I’d come home from school and the kitchen would be filled with the aroma of fried chicken and the creamiest macaroni and cheese you ever tasted. Her meatloaf had a hard-boiled egg buried in the middle that we three kids fought over like the Cracker Jack prize. And her iced tea—a cup of sugar to a pitcher, she said, and we drank it by the gallon. She loved the daytime stories and the numbers and often came to work with her dream book, giddy with her winnings. She was a window into another world and I was enthralled.
Frances’ people came from down Virginia, as she said it, with a mother that taught her what she needed to know. Like washing your face with your own urine stopped pimples. Every summer she and her husband would drive south to see her aunts and uncles and the next generation. I always liked the way she said aunt, rhyming it with font and not pulling back her teeth like a horse accepting a bridle, like how we say it in Philly. If she had religion, she kept it to herself. Whether out of respect for our differences or because she’d seen too much to believe, I never knew. But she described not being able to have children as just the way it was and didn’t bother blaming it on the Lord.
Her husband, James, was a good foot taller than she, a gentle man with an easy laugh who, if truth be told, scared me a little as a child. I saw him rarely but knew how much Frances loved him. She believed men were in charge of their women, at least to a point, and when he said he didn’t like her morning breath—Frances’ love of Salem cigarettes the likely culprit—she took to tucking a mint beneath her tongue every night until her teeth rotted out. I was long out of the house before she finally got a set of dentures.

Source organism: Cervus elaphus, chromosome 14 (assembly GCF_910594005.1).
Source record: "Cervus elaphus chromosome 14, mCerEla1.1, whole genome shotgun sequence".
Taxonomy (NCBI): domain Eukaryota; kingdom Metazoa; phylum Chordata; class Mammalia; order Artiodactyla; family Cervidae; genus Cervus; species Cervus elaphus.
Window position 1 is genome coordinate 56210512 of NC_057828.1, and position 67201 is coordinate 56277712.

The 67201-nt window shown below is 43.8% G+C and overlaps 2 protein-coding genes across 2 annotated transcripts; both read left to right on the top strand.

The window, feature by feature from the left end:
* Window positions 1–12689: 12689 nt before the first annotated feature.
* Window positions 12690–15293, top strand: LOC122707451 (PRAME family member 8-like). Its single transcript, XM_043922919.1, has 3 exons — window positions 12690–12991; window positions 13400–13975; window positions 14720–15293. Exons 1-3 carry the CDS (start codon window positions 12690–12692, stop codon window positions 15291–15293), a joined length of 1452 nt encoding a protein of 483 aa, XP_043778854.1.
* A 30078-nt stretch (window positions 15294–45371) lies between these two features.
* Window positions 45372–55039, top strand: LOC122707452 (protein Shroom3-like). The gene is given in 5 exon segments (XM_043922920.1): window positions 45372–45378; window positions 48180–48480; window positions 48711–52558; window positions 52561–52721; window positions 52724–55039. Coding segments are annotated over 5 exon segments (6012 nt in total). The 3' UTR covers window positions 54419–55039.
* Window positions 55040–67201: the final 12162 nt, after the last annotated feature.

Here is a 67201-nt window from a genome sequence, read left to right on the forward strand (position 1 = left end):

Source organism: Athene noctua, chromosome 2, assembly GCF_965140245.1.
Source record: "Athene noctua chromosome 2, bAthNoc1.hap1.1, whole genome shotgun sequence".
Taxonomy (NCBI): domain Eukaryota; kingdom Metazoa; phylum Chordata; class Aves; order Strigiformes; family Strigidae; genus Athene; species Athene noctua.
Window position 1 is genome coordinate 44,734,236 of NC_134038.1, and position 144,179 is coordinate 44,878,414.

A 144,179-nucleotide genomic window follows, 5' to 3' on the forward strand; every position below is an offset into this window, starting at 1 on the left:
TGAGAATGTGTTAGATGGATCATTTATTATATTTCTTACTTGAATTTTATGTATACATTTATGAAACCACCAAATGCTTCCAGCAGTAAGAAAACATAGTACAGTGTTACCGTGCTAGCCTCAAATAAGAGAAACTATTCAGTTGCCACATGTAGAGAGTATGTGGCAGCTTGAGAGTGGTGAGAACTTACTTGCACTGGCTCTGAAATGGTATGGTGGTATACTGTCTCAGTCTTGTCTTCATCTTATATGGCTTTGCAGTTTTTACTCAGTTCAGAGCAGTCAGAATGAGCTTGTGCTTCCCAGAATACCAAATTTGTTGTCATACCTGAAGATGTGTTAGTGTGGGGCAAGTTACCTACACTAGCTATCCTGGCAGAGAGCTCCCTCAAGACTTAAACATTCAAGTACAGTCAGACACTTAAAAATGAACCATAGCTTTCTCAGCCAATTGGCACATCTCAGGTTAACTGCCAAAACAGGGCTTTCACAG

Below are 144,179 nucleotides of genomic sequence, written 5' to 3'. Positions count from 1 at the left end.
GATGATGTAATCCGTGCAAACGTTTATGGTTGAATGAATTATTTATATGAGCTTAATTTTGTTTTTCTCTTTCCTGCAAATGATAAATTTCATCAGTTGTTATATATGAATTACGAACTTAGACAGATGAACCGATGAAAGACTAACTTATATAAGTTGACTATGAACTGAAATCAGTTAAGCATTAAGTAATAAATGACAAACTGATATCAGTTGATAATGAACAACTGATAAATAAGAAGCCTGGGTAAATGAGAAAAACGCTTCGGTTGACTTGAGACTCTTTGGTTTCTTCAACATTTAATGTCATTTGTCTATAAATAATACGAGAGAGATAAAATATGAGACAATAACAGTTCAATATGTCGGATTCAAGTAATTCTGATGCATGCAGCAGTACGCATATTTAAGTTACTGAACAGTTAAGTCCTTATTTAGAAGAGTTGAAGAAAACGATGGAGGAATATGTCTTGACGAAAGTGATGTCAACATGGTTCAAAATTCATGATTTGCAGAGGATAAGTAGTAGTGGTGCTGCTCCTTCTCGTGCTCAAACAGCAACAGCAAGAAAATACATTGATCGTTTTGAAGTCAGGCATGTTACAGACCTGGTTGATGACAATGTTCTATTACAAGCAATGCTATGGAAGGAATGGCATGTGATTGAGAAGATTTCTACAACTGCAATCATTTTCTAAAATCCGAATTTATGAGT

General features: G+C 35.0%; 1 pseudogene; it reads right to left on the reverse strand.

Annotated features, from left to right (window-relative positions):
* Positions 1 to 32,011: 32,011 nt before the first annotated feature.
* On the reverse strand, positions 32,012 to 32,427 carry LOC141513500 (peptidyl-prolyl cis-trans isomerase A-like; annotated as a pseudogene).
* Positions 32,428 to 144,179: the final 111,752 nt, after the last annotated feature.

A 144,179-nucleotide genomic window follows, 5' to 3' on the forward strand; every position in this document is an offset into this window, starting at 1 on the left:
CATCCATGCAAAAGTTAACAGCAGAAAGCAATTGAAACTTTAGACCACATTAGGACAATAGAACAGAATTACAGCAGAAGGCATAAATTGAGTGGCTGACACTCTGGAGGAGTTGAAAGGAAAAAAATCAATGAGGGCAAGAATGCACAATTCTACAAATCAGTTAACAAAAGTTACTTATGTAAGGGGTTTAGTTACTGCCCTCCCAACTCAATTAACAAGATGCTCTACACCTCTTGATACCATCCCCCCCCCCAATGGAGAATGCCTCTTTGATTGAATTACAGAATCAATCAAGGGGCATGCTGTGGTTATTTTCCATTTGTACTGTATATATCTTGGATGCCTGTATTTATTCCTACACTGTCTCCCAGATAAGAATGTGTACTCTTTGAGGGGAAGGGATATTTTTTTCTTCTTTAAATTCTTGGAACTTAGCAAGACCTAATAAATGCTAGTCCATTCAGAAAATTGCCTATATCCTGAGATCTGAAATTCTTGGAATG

For as long as I could remember, Frances drove a Cadillac. Said she saved her money and could spend it on what she wanted and she wanted a Cadillac and so every few years, she’d pull up in a newer version of a used one. It wasn’t long before my mother thought that was a very good idea and traded her Chevy for a used Caddy also. The two of them, women of little means, special in their automobiles.
My father took ill when I was four, my brother six, and my sister a newborn and he didn’t work for two years. Frances still came three days a week to care for us, without pay, while my mother managed a toy store making god knows what, but clearly not enough to support three kids and a husband. We were barely holding onto middle class back then and Frances’ generosity got us through an impossible situation.
Frances was the one I whined to about friends’ disappointments and enduring loneliness. She was the one who taught me about loving myself. My mother’s advice was that I should always be able to take care of myself. Note the difference.
Frances and James had no children but she was a wonderful aunt to her nieces and nephews. She raised one of her nieces and put her through college. When that beloved niece was in her early twenties, a boyfriend murdered her. I was in college at the time, worried it would take the life out of Frances too. “Bad things happen. What can you do?” was all she said when I phoned her. “What can you do?”